The Diversity Visa is a federal program used to allot eligibility for United States permanent residence (green cards) to randomly selected winners. It is also known as the Green Card Lottery.
Be aware of scams. The diversity visa lottery is free. Never pay anyone offering to help you get a green card through this program. See Green Card Lottery Scams & Fraudulent Websites.
The lottery is administered annually by the U.S. Department
of State and conducted under Section 203(c) of the Immigration and
Nationality Act (I.N.A.). The Act makes available 50,000 permanent
resident visas annually to persons from countries with low rates of
immigration to the United States. The State Department publishes the
eligible country list each year along with instructions for how to enter
(which must be done online).
To check for the latest eligible-country list and instructions, go to the "Diversity Visa (DV) Lottery Program" page of the U.S State Department website. This information is usually published in the fall. You'll be given a period of weeks, often from a date in October through a date in December, within which to submit your registration.
Here are some of the benefits to applying for the visa lottery, as well as some cautionary notes:
The rules for registering for the lottery change a bit every year. However, the usual process is to fill out and submit and your registration online, and attach digital photos. There is no fee for registering (though if you win, there will be fees charged for the green card/immigrant visa application). Beware of scammers who attempt to charge you large sums of money to complete your paperwork for you. They have no special secrets or power to put your application at the front of the line.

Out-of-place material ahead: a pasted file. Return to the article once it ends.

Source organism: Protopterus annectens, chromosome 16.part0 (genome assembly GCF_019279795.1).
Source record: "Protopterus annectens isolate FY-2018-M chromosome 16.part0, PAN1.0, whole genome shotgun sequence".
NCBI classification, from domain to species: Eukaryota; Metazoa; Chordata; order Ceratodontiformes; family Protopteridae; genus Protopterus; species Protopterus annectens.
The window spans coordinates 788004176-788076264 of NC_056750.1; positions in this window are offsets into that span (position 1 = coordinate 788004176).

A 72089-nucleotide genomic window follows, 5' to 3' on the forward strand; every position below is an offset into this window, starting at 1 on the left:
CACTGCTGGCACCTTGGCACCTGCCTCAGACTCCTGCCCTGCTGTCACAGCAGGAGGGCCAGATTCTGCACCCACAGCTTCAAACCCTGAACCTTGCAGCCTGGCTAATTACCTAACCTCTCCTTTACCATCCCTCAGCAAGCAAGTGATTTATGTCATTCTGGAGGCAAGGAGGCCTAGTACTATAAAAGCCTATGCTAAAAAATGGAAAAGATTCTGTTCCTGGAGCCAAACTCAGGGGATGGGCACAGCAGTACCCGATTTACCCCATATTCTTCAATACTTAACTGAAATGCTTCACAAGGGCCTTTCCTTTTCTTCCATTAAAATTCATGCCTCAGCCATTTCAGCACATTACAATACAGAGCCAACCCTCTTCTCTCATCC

Make sure to answer every question on the form, and enter only once per person, or your entry will be disqualified. (Husbands and wives can, however, each submit a separate application, and then bring the other person in with them.)
You won't be notified if you win (or don't win). You'll have to check on your own, by going to the State Department's "Visa Entrant Status Check" page.
If you're lucky enough to be selected for a DV visa, seek legal help immediately. The lawyer can help you make sure that your application for an immigrant visa or green card is prepared accurately and put into the system in time to take advantage of this once-in-a-lifetime opportunity.